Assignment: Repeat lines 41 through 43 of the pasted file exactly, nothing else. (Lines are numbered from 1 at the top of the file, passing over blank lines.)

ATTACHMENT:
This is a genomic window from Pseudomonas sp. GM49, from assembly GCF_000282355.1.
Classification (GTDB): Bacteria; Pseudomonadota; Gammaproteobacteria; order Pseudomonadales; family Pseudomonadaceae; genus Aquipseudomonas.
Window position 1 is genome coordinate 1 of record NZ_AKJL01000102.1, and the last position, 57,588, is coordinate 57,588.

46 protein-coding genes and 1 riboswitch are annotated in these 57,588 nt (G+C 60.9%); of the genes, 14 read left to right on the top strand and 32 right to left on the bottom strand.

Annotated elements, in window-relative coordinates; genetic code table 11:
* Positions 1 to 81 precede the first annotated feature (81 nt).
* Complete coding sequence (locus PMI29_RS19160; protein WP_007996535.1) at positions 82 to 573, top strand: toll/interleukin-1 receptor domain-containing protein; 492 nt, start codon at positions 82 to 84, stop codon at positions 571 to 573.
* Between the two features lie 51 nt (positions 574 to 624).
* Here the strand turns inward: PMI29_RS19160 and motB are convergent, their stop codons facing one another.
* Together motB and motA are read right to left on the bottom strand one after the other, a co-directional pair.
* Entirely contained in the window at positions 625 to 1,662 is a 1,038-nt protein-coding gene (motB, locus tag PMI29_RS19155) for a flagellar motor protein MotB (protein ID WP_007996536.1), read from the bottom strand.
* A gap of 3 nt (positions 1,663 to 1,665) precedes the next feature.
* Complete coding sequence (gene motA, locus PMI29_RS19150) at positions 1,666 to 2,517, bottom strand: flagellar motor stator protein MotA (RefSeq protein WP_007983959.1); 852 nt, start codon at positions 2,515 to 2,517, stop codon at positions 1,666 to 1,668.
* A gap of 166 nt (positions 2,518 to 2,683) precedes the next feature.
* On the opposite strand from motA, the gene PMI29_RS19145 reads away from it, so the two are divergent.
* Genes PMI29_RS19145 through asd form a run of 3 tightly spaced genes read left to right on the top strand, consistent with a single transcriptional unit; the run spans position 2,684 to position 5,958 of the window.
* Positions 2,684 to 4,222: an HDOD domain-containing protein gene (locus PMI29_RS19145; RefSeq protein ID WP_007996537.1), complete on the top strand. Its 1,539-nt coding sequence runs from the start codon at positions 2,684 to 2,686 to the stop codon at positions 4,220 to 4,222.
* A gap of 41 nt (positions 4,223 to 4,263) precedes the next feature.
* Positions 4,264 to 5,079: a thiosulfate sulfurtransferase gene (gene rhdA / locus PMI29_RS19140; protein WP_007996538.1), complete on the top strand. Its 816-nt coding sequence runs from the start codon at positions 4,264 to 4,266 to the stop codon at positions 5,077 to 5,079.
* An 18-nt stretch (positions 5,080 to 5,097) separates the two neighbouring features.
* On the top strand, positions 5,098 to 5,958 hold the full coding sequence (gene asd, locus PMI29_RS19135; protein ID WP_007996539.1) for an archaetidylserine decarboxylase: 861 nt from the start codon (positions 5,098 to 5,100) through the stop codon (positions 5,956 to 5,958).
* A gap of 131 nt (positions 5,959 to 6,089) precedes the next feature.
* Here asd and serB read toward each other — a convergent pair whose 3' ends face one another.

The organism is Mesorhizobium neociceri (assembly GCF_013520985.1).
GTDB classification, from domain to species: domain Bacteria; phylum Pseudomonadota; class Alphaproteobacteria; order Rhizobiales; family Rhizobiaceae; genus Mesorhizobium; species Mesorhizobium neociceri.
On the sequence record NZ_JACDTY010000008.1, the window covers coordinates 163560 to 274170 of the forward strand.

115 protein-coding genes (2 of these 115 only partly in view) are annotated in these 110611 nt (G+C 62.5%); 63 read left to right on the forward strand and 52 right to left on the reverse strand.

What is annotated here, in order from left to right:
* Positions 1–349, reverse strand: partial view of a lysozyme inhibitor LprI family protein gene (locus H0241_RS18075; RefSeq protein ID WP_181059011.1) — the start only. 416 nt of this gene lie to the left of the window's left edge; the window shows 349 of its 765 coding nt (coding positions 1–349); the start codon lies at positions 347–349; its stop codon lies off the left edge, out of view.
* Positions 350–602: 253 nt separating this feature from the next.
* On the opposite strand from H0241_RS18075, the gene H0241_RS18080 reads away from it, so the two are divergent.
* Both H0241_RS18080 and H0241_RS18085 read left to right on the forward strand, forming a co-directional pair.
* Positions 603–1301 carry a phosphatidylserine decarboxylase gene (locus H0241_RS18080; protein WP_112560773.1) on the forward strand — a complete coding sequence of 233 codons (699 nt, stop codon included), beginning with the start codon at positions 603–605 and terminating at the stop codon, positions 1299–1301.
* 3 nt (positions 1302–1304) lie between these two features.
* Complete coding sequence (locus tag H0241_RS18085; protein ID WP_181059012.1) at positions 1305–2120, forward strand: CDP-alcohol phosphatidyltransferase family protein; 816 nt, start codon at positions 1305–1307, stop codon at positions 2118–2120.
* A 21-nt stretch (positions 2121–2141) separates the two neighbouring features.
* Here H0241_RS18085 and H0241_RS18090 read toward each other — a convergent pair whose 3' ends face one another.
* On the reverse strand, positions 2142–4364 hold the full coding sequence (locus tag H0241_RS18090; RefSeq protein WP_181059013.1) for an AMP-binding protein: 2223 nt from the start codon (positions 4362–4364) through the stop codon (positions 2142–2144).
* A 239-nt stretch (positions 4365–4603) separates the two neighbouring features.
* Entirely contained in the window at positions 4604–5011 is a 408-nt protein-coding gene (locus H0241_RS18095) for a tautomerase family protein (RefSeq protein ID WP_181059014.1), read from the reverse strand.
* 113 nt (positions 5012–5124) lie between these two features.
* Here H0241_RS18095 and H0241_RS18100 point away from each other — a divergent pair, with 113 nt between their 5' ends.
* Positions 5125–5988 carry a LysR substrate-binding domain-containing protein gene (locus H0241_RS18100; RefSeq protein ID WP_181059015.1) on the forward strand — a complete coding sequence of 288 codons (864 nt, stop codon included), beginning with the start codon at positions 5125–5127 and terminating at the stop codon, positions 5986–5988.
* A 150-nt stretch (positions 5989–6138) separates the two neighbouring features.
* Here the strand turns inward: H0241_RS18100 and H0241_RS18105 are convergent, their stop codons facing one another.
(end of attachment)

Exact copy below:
* 113 nt (positions 5012–5124) lie between these two features.
* Here H0241_RS18095 and H0241_RS18100 point away from each other — a divergent pair, with 113 nt between their 5' ends.
* Positions 5125–5988 carry a LysR substrate-binding domain-containing protein gene (locus H0241_RS18100; RefSeq protein ID WP_181059015.1) on the forward strand — a complete coding sequence of 288 codons (864 nt, stop codon included), beginning with the start codon at positions 5125–5127 and terminating at the stop codon, positions 5986–5988.